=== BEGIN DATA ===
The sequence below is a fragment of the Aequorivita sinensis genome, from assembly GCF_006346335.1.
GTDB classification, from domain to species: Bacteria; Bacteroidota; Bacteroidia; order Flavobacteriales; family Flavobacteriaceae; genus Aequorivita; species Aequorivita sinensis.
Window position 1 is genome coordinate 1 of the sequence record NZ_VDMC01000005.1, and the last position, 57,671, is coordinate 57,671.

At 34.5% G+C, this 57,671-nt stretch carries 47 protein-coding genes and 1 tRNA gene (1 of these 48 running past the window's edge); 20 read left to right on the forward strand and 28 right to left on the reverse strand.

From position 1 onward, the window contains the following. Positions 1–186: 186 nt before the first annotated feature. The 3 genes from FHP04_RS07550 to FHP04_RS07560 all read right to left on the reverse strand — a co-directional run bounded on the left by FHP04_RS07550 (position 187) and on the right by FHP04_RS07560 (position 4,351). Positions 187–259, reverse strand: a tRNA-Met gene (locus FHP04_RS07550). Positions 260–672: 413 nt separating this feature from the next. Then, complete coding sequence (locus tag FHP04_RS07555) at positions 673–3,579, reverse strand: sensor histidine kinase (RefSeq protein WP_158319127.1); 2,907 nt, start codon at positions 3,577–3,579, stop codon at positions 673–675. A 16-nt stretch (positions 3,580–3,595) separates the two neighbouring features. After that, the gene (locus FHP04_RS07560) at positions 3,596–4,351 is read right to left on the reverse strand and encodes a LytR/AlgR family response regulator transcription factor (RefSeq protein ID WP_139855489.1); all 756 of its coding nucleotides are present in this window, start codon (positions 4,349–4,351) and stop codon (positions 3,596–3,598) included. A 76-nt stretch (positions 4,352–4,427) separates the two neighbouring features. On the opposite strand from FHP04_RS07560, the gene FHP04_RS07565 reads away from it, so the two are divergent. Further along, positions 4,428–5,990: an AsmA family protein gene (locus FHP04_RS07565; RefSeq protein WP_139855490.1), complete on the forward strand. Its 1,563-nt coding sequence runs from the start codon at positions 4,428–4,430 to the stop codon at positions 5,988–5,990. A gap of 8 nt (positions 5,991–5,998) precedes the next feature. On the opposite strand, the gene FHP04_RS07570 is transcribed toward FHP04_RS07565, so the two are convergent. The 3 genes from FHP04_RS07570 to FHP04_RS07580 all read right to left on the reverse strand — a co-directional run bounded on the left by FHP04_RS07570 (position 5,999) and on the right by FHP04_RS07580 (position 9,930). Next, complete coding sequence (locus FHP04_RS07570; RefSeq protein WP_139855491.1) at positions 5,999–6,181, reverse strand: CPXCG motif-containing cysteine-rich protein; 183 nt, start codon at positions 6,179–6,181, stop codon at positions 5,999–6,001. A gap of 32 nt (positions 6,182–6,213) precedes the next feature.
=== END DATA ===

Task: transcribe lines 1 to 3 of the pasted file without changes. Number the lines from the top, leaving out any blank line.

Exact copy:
The sequence below is a fragment of the Aequorivita sinensis genome, from assembly GCF_006346335.1.
GTDB classification, from domain to species: Bacteria; Bacteroidota; Bacteroidia; order Flavobacteriales; family Flavobacteriaceae; genus Aequorivita; species Aequorivita sinensis.
Window position 1 is genome coordinate 1 of the sequence record NZ_VDMC01000005.1, and the last position, 57,671, is coordinate 57,671.